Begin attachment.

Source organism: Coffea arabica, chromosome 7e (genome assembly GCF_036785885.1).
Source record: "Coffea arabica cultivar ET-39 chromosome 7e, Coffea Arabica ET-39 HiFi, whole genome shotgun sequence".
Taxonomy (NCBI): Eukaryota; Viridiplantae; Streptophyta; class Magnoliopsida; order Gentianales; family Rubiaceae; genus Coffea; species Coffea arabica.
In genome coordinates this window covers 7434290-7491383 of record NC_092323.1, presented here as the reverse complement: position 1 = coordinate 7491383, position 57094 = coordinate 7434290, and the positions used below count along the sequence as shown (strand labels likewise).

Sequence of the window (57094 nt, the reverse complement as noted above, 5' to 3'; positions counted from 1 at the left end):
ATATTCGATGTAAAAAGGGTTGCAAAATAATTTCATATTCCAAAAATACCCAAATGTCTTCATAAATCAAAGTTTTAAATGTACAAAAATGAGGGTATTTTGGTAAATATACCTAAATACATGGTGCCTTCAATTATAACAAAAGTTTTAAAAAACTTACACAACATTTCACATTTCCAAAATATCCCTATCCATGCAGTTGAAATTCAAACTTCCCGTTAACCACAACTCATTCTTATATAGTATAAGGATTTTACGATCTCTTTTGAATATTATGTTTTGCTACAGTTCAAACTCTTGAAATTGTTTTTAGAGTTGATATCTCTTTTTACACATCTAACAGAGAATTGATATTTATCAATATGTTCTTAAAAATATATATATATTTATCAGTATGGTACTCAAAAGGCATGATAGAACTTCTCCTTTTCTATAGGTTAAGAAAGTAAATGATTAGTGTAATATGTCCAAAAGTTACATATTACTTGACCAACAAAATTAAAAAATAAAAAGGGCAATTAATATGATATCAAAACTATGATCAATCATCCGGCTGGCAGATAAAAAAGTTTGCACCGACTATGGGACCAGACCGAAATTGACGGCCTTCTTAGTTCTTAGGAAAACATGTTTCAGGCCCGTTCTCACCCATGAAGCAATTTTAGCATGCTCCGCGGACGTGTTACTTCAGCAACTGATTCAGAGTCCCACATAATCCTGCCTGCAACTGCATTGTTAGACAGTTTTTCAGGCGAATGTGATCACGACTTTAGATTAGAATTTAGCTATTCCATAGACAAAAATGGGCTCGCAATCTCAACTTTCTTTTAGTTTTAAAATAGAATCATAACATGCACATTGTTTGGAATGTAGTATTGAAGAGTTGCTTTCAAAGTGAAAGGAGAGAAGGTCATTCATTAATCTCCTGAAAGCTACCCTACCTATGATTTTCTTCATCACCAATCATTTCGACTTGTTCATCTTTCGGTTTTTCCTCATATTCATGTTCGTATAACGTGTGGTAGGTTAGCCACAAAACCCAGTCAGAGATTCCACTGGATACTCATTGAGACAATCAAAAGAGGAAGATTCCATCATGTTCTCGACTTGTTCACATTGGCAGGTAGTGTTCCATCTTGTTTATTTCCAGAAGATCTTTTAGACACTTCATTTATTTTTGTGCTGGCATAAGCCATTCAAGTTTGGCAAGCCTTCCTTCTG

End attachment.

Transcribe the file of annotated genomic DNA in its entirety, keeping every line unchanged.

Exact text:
Source organism: Coffea arabica, chromosome 7e (genome assembly GCF_036785885.1).
Source record: "Coffea arabica cultivar ET-39 chromosome 7e, Coffea Arabica ET-39 HiFi, whole genome shotgun sequence".
Taxonomy (NCBI): Eukaryota; Viridiplantae; Streptophyta; class Magnoliopsida; order Gentianales; family Rubiaceae; genus Coffea; species Coffea arabica.
In genome coordinates this window covers 7434290-7491383 of record NC_092323.1, presented here as the reverse complement: position 1 = coordinate 7491383, position 57094 = coordinate 7434290, and the positions used below count along the sequence as shown (strand labels likewise).

Sequence of the window (57094 nt, the reverse complement as noted above, 5' to 3'; positions counted from 1 at the left end):
ATATTCGATGTAAAAAGGGTTGCAAAATAATTTCATATTCCAAAAATACCCAAATGTCTTCATAAATCAAAGTTTTAAATGTACAAAAATGAGGGTATTTTGGTAAATATACCTAAATACATGGTGCCTTCAATTATAACAAAAGTTTTAAAAAACTTACACAACATTTCACATTTCCAAAATATCCCTATCCATGCAGTTGAAATTCAAACTTCCCGTTAACCACAACTCATTCTTATATAGTATAAGGATTTTACGATCTCTTTTGAATATTATGTTTTGCTACAGTTCAAACTCTTGAAATTGTTTTTAGAGTTGATATCTCTTTTTACACATCTAACAGAGAATTGATATTTATCAATATGTTCTTAAAAATATATATATATTTATCAGTATGGTACTCAAAAGGCATGATAGAACTTCTCCTTTTCTATAGGTTAAGAAAGTAAATGATTAGTGTAATATGTCCAAAAGTTACATATTACTTGACCAACAAAATTAAAAAATAAAAAGGGCAATTAATATGATATCAAAACTATGATCAATCATCCGGCTGGCAGATAAAAAAGTTTGCACCGACTATGGGACCAGACCGAAATTGACGGCCTTCTTAGTTCTTAGGAAAACATGTTTCAGGCCCGTTCTCACCCATGAAGCAATTTTAGCATGCTCCGCGGACGTGTTACTTCAGCAACTGATTCAGAGTCCCACATAATCCTGCCTGCAACTGCATTGTTAGACAGTTTTTCAGGCGAATGTGATCACGACTTTAGATTAGAATTTAGCTATTCCATAGACAAAAATGGGCTCGCAATCTCAACTTTCTTTTAGTTTTAAAATAGAATCATAACATGCACATTGTTTGGAATGTAGTATTGAAGAGTTGCTTTCAAAGTGAAAGGAGAGAAGGTCATTCATTAATCTCCTGAAAGCTACCCTACCTATGATTTTCTTCATCACCAATCATTTCGACTTGTTCATCTTTCGGTTTTTCCTCATATTCATGTTCGTATAACGTGTGGTAGGTTAGCCACAAAACCCAGTCAGAGATTCCACTGGATACTCATTGAGACAATCAAAAGAGGAAGATTCCATCATGTTCTCGACTTGTTCACATTGGCAGGTAGTGTTCCATCTTGTTTATTTCCAGAAGATCTTTTAGACACTTCATTTATTTTTGTGCTGGCATAAGCCATTCAAGTTTGGCAAGCCTTCCTTCTG